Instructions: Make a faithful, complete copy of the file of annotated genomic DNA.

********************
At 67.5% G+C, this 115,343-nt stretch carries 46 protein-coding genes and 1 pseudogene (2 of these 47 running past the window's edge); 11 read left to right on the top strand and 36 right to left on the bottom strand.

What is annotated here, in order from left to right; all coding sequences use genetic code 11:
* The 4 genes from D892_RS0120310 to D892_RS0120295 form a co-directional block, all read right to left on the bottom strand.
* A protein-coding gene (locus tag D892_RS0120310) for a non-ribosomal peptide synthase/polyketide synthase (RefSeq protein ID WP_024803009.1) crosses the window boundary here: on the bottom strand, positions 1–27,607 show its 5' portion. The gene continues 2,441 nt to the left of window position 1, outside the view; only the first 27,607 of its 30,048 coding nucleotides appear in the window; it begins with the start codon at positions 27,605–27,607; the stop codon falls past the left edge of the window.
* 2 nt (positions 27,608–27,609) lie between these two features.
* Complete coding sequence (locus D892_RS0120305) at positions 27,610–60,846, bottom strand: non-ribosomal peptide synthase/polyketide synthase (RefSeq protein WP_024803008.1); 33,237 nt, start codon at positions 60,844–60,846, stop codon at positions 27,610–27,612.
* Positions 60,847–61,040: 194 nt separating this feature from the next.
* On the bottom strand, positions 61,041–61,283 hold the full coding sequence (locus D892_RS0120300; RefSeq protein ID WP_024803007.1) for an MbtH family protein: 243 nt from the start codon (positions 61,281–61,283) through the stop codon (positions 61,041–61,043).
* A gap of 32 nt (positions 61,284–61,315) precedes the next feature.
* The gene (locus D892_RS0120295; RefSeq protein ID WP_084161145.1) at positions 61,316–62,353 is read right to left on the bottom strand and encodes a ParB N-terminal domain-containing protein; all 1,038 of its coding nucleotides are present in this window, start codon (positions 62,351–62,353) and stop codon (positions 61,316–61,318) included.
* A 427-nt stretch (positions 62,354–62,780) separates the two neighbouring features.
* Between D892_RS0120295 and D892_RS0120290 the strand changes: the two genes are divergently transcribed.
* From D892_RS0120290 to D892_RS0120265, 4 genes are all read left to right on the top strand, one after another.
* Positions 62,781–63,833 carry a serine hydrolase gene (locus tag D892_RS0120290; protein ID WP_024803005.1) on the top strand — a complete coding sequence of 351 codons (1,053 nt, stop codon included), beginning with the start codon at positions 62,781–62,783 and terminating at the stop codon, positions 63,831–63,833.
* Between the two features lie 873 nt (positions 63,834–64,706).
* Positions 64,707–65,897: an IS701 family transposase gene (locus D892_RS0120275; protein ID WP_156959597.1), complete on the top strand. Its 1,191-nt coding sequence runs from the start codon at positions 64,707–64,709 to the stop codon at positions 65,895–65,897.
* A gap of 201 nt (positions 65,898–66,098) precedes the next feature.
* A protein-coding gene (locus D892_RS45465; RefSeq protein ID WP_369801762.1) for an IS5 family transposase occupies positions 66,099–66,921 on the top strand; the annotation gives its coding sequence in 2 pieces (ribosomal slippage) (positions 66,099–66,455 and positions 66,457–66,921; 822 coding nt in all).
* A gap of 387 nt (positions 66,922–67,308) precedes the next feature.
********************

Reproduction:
At 67.5% G+C, this 115,343-nt stretch carries 46 protein-coding genes and 1 pseudogene (2 of these 47 running past the window's edge); 11 read left to right on the top strand and 36 right to left on the bottom strand.

What is annotated here, in order from left to right; all coding sequences use genetic code 11:
* The 4 genes from D892_RS0120310 to D892_RS0120295 form a co-directional block, all read right to left on the bottom strand.
* A protein-coding gene (locus tag D892_RS0120310) for a non-ribosomal peptide synthase/polyketide synthase (RefSeq protein ID WP_024803009.1) crosses the window boundary here: on the bottom strand, positions 1–27,607 show its 5' portion. The gene continues 2,441 nt to the left of window position 1, outside the view; only the first 27,607 of its 30,048 coding nucleotides appear in the window; it begins with the start codon at positions 27,605–27,607; the stop codon falls past the left edge of the window.
* 2 nt (positions 27,608–27,609) lie between these two features.
* Complete coding sequence (locus D892_RS0120305) at positions 27,610–60,846, bottom strand: non-ribosomal peptide synthase/polyketide synthase (RefSeq protein WP_024803008.1); 33,237 nt, start codon at positions 60,844–60,846, stop codon at positions 27,610–27,612.
* Positions 60,847–61,040: 194 nt separating this feature from the next.
* On the bottom strand, positions 61,041–61,283 hold the full coding sequence (locus D892_RS0120300; RefSeq protein ID WP_024803007.1) for an MbtH family protein: 243 nt from the start codon (positions 61,281–61,283) through the stop codon (positions 61,041–61,043).
* A gap of 32 nt (positions 61,284–61,315) precedes the next feature.
* The gene (locus D892_RS0120295; RefSeq protein ID WP_084161145.1) at positions 61,316–62,353 is read right to left on the bottom strand and encodes a ParB N-terminal domain-containing protein; all 1,038 of its coding nucleotides are present in this window, start codon (positions 62,351–62,353) and stop codon (positions 61,316–61,318) included.
* A 427-nt stretch (positions 62,354–62,780) separates the two neighbouring features.
* Between D892_RS0120295 and D892_RS0120290 the strand changes: the two genes are divergently transcribed.
* From D892_RS0120290 to D892_RS0120265, 4 genes are all read left to right on the top strand, one after another.
* Positions 62,781–63,833 carry a serine hydrolase gene (locus tag D892_RS0120290; protein ID WP_024803005.1) on the top strand — a complete coding sequence of 351 codons (1,053 nt, stop codon included), beginning with the start codon at positions 62,781–62,783 and terminating at the stop codon, positions 63,831–63,833.
* Between the two features lie 873 nt (positions 63,834–64,706).
* Positions 64,707–65,897: an IS701 family transposase gene (locus D892_RS0120275; protein ID WP_156959597.1), complete on the top strand. Its 1,191-nt coding sequence runs from the start codon at positions 64,707–64,709 to the stop codon at positions 65,895–65,897.
* A gap of 201 nt (positions 65,898–66,098) precedes the next feature.
* A protein-coding gene (locus D892_RS45465; RefSeq protein ID WP_369801762.1) for an IS5 family transposase occupies positions 66,099–66,921 on the top strand; the annotation gives its coding sequence in 2 pieces (ribosomal slippage) (positions 66,099–66,455 and positions 66,457–66,921; 822 coding nt in all).
* A gap of 387 nt (positions 66,922–67,308) precedes the next feature.